Public housing in Brunei comprises government development programmes which aim to provide ownership of land or homes to the citizens of Brunei. They are managed by the Housing Development Department (Malay: Jabatan Kemajuan Perumahan), a government department under the Ministry of Development. There has been three main public housing programmes in the country, namely the National Housing Scheme (Malay: Rancangan Perumahan Negara), the Landless Indigenous Citizens' Housing Scheme (Malay: Skim Tanah Kurnia Rakyat Jati) and the National Resettlement Scheme (Malay: Rancangan Perpindahan Negara).
Public housing was first initiated in the 1950s by the government in the form of mass resettlement programmes for the residents of Kampong Ayer, the stilt settlement on the Brunei River. In that decade there were cholera and smallpox epidemics which greatly affected the residents; at that time more residents settled along the banks than the middle of the river and hence more prone to the diseases. Therefore, the initial aim of the housing programme was to relocate the residents to places on land which are less susceptible to the spread of the diseases.
However, the programme eventually shifted its aim to allow the Kampong Ayer residents in owning a home on land. The first resettlement programme was carried out in 1952 in which a housing estate was developed in Bunut. There were then succession of resettlement programmes in the following few decades, and subsequently various resettlement estates appeared which are all located in Brunei-Muara District.
In the 1970s, the government conducted analysis on the housing demands in the country and eventually came up with the present housing programmes. Lambak Kanan became the first area to be developed as the estate of Rancangan Perumahan Negara beginning in 1984.
Although there has been three main housing development programmes conducted by the government, only two are currently pursued, namely the National Housing Scheme and the Landless Indigenous Citizens' Housing Scheme.
The National Housing Scheme (Malay: Rancangan Perumahan Negara, commonly abbreviated as RPN) aims to provide homes to the citizens of Brunei regardless of ethnic or racial background. Houses are granted in turns according to the year of the application by the applicants.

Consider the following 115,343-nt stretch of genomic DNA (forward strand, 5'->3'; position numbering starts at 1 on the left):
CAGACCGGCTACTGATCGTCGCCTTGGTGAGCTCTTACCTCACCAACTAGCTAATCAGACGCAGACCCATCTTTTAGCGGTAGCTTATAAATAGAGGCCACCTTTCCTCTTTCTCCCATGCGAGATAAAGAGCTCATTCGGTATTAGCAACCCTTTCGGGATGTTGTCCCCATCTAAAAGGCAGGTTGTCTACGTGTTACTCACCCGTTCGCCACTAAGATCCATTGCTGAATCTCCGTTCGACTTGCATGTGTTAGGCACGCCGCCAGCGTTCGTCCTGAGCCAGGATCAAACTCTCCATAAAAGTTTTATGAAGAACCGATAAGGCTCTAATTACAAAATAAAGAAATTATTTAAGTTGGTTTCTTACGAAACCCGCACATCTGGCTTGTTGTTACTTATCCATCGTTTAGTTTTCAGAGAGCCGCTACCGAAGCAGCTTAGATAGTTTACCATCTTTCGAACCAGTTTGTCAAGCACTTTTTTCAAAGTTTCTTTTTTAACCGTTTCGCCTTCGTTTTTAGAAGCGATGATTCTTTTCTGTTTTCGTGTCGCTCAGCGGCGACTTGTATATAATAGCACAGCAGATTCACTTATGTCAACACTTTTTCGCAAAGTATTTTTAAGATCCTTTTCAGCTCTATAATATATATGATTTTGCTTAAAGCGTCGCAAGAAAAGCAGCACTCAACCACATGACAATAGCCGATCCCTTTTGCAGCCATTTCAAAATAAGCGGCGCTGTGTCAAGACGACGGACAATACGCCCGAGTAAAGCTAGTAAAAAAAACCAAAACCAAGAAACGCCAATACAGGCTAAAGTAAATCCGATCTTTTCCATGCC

In contrast with the National Housing Scheme, the Landless Indigenous Citizens' Housing Scheme (Malay: Skim Tanah Kurnia Rakyat Jati, commonly abbreviated as STKRJ) aims to provide private lands, which often comes with completely-built homes, specifically to rakyat jati or the indigenous citizens of the country. The rakyat jati are essentially the indigenous Malays, which consist of the seven ethnic groups officially recognised by the government, namely the Brunei Malay, Kedayan, Bisaya, Tutong, Dusun, Belait and Murut.
The National Resettlement Scheme (Malay: Rancangan Perpindahan Negara) has been a housing programme carried out by the government to aid the residents of Kampong Ayer in resettling on land. It is currently not active or that the relocation programme is handled as part of the other two housing programmes.
The housing estates are developed in all four districts of Brunei, generally as part of existing villages or other survey areas, or in their vicinity. Each estate constitutes only one of either housing programmes. However, a village or area may have more than one type of estates. Some estates may also have enough population comparable that of village settlements and hence they are designated as village subdivisions, the third- and lowest-level administrative divisions of the country. A few estates even have larger population and end up having more than one village subdivisions.
Nevertheless, each village subdivision of a housing estate functions similar to the local village, including having a ketua kampung or village head as its community leader as well as a Village Consultative Council (Malay: Majlis Perundingan Kampung) as the community association. There may also be presence of community infrastructure such as a primary school and a community centre. As Brunei is predominantly Muslim, a mosque may also be built for the Muslim residents to perform Jumu'ah or Friday prayers, as well as a religious school which provides the Islamic religious primary education compulsory for Muslim pupils in the country.